A LEVEL TEXTILES CONTEXTUAL PROJECT Harvard referencing
The Low Down: Harvard Referencing
Jones, T. (2009) How Harvard Referencing
changed my life. Bridgwater. Purple Pants
This called a ‘citation’
The importance of correct Harvard referencing is
outlined in Jones (2009)
Whether you are quoting from a book, a website or
any other source, it essential to acknowledge the
source of all quotations and identify the page numbers
Underlining the supreme significance of
Harvard referencing it is important to
understand that you will be guilty of ’ the
theft of intellectual property’ (Jones,2009 p
12) if you fail to do so
As Trish Jones states in ‘How Harvard
referencing changed my life’
‘Once acquired and understood, this is a life
long learning skill that will immeasurably
enrich the lives of all who use it, and
guarantee the approval of teachers,
everywhere.’ (Jones, 2009 p 13)
2. Year of publication (if there is no author, the
year should follow the title)
3. Title in italics.
6. Place of publication (if known)
7. Publisher (if known).
8. Available from: <URL>.
9. [Accessed date].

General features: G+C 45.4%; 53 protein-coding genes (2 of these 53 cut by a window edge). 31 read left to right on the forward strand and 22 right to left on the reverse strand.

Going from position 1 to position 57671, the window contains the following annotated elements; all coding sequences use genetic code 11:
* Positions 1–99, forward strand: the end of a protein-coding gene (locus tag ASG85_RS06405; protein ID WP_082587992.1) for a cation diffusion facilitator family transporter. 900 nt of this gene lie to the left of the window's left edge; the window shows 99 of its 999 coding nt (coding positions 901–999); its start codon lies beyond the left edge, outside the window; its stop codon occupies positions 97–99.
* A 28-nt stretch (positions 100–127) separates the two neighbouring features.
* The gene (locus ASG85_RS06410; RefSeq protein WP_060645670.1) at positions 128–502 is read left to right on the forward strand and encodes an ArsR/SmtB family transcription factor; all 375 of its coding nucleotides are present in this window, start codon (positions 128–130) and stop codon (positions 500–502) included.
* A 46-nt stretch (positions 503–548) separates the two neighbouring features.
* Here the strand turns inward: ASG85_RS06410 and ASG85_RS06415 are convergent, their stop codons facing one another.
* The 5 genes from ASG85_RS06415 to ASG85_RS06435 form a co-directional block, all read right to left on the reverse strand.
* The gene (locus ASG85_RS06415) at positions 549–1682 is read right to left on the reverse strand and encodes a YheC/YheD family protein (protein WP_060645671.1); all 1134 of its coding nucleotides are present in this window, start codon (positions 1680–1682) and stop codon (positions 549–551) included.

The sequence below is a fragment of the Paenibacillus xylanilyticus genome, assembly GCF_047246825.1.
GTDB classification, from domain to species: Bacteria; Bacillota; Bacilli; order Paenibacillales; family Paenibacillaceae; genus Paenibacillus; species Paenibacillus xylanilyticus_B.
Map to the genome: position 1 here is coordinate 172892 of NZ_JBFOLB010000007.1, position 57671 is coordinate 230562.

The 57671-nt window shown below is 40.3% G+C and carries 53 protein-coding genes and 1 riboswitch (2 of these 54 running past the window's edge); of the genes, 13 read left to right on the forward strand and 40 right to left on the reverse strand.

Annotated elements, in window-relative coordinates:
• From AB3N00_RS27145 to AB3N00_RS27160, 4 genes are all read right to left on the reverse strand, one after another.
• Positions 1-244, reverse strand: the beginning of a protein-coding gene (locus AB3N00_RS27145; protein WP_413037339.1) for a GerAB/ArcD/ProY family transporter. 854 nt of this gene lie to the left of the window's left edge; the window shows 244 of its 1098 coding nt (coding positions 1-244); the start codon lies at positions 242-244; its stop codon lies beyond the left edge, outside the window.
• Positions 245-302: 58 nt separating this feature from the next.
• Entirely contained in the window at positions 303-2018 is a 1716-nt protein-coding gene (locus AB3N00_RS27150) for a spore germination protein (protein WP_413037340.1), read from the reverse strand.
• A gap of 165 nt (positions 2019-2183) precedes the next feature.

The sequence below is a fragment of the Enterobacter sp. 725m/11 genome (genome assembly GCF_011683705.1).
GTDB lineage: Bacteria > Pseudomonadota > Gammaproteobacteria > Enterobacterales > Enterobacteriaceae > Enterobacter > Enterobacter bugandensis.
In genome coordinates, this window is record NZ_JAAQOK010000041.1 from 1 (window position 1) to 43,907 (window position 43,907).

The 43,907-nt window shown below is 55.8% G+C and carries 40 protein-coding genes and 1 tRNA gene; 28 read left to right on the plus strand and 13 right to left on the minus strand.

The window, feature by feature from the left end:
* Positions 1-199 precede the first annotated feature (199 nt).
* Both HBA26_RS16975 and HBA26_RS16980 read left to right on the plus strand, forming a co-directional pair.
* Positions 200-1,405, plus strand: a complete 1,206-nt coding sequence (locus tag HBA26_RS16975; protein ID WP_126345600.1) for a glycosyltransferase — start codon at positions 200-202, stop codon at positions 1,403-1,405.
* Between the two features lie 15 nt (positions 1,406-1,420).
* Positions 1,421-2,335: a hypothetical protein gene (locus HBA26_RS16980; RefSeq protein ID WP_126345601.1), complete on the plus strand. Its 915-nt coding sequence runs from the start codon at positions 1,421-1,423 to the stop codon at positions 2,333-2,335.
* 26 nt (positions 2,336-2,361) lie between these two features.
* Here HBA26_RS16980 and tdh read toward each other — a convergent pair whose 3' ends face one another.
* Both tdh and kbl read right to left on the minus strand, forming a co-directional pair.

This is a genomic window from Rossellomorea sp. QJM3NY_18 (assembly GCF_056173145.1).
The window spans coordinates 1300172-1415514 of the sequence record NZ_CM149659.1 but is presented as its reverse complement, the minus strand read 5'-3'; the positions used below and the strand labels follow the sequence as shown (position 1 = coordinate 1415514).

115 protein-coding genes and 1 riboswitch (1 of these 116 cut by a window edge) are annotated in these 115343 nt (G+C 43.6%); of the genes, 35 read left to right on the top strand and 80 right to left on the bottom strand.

Hawking, S. (2008) Public Lectures: the
beginning of time. [Internet]. Available
dex.html> [Accessed 20 August 2008].
The sources of images cited in your work should have
bibliographical references to allow them to be located
and to check the source and whether they are
reproduced or seen in the original
ORIGINATOR (artist, photographer) (Year) Description
or title of image , then [Online image ].
1. Artist (if known)
2. Year of publication (if there is no author,
the year should follow the title)
3. Title of image, or a description in italics
4. Year of publication.
5. [Online image].
6. Available at: <URL>.
7. [Accessed date].
Lee, R. (1940) Rodeo at the Pie Town, New
Mexico Fair. [online image]. Available
ml> [Accessed 18 August 2008].
The citation is to where the image was found.
example-from the book you are using it would
‘as can be seen in Watteau’s painting ‘Les deux
cousines’. (Brookner, 1967, fig.25)
(In the bibliography at the end you reference
the work by Brookner, the author, not Watteau
If you saw the image in a museum or gallery you
would cite (Watteau, 1761) because you saw it
Works of art seen in museums/art galleries
2. Title of the work in italics.
3. Year of creation.
7. Name of the gallery/museum.
Constable, J. The hay wain. (1821), oil on
canvas, London: National Gallery.
Keep a record of all your sources of
information as you go along
Looking them up later is a pain in the Purple
Your references must be presented in
alphabetical order regardless of the different
sources. Together, they form your